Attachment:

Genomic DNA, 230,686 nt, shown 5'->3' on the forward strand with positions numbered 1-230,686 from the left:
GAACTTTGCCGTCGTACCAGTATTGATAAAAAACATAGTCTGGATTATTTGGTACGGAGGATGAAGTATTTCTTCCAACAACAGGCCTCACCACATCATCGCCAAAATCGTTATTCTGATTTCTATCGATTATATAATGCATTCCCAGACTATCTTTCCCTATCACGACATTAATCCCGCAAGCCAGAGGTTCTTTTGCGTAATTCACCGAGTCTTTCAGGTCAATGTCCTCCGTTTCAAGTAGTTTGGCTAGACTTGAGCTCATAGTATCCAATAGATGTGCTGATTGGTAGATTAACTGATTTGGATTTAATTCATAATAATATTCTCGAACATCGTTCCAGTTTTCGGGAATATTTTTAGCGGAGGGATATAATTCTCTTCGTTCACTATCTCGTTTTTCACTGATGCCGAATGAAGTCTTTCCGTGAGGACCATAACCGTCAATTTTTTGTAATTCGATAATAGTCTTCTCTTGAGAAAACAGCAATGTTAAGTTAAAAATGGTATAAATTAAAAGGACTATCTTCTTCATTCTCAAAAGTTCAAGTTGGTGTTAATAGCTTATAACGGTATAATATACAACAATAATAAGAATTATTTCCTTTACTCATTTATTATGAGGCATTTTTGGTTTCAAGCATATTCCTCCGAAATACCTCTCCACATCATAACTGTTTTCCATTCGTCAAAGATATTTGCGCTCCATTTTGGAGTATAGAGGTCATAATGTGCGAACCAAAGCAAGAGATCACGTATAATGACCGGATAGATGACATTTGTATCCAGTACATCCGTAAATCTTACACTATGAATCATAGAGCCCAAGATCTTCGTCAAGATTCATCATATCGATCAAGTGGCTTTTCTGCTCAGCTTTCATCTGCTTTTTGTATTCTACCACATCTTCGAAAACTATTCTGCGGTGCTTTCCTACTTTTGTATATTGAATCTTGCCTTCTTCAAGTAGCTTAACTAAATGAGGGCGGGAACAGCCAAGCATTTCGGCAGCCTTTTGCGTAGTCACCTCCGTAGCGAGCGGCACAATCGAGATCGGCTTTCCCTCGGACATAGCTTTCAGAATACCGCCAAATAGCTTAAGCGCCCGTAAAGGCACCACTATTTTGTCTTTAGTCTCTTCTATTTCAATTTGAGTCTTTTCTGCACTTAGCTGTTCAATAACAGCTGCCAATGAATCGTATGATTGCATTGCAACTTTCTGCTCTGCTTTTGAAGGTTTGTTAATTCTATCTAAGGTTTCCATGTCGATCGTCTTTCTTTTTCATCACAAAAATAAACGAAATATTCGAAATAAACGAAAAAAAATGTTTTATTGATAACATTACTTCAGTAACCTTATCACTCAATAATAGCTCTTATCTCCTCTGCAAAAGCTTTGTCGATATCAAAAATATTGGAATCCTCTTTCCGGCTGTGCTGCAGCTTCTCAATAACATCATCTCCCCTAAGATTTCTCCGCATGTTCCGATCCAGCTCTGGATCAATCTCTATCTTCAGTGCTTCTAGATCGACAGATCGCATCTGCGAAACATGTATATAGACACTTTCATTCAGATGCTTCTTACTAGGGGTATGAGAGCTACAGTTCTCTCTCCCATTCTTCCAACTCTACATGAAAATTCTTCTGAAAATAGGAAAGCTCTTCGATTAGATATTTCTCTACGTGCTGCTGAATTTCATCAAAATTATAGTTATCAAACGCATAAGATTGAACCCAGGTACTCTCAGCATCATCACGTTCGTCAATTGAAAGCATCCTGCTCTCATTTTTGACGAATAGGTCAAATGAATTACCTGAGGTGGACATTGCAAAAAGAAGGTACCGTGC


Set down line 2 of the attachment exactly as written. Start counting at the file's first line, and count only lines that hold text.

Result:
GAACTTTGCCGTCGTACCAGTATTGATAAAAAACATAGTCTGGATTATTTGGTACGGAGGATGAAGTATTTCTTCCAACAACAGGCCTCACCACATCATCGCCAAAATCGTTATTCTGATTTCTATCGATTATATAATGCATTCCCAGACTATCTTTCCCTATCACGACATTAATCCCGCAAGCCAGAGGTTCTTTTGCGTAATTCACCGAGTCTTTCAGGTCAATGTCCTCCGTTTCAAGTAGTTTGGCTAGACTTGAGCTCATAGTATCCAATAGATGTGCTGATTGGTAGATTAACTGATTTGGATTTAATTCATAATAATATTCTCGAACATCGTTCCAGTTTTCGGGAATATTTTTAGCGGAGGGATATAATTCTCTTCGTTCACTATCTCGTTTTTCACTGATGCCGAATGAAGTCTTTCCGTGAGGACCATAACCGTCAATTTTTTGTAATTCGATAATAGTCTTCTCTTGAGAAAACAGCAATGTTAAGTTAAAAATGGTATAAATTAAAAGGACTATCTTCTTCATTCTCAAAAGTTCAAGTTGGTGTTAATAGCTTATAACGGTATAATATACAACAATAATAAGAATTATTTCCTTTACTCATTTATTATGAGGCATTTTTGGTTTCAAGCATATTCCTCCGAAATACCTCTCCACATCATAACTGTTTTCCATTCGTCAAAGATATTTGCGCTCCATTTTGGAGTATAGAGGTCATAATGTGCGAACCAAAGCAAGAGATCACGTATAATGACCGGATAGATGACATTTGTATCCAGTACATCCGTAAATCTTACACTATGAATCATAGAGCCCAAGATCTTCGTCAAGATTCATCATATCGATCAAGTGGCTTTTCTGCTCAGCTTTCATCTGCTTTTTGTATTCTACCACATCTTCGAAAACTATTCTGCGGTGCTTTCCTACTTTTGTATATTGAATCTTGCCTTCTTCAAGTAGCTTAACTAAATGAGGGCGGGAACAGCCAAGCATTTCGGCAGCCTTTTGCGTAGTCACCTCCGTAGCGAGCGGCACAATCGAGATCGGCTTTCCCTCGGACATAGCTTTCAGAATACCGCCAAATAGCTTAAGCGCCCGTAAAGGCACCACTATTTTGTCTTTAGTCTCTTCTATTTCAATTTGAGTCTTTTCTGCACTTAGCTGTTCAATAACAGCTGCCAATGAATCGTATGATTGCATTGCAACTTTCTGCTCTGCTTTTGAAGGTTTGTTAATTCTATCTAAGGTTTCCATGTCGATCGTCTTTCTTTTTCATCACAAAAATAAACGAAATATTCGAAATAAACGAAAAAAAATGTTTTATTGATAACATTACTTCAGTAACCTTATCACTCAATAATAGCTCTTATCTCCTCTGCAAAAGCTTTGTCGATATCAAAAATATTGGAATCCTCTTTCCGGCTGTGCTGCAGCTTCTCAATAACATCATCTCCCCTAAGATTTCTCCGCATGTTCCGATCCAGCTCTGGATCAATCTCTATCTTCAGTGCTTCTAGATCGACAGATCGCATCTGCGAAACATGTATATAGACACTTTCATTCAGATGCTTCTTACTAGGGGTATGAGAGCTACAGTTCTCTCTCCCATTCTTCCAACTCTACATGAAAATTCTTCTGAAAATAGGAAAGCTCTTCGATTAGATATTTCTCTACGTGCTGCTGAATTTCATCAAAATTATAGTTATCAAACGCATAAGATTGAACCCAGGTACTCTCAGCATCATCACGTTCGTCAATTGAAAGCATCCTGCTCTCATTTTTGACGAATAGGTCAAATGAATTACCTGAGGTGGACATTGCAAAAAGAAGGTACCGTGC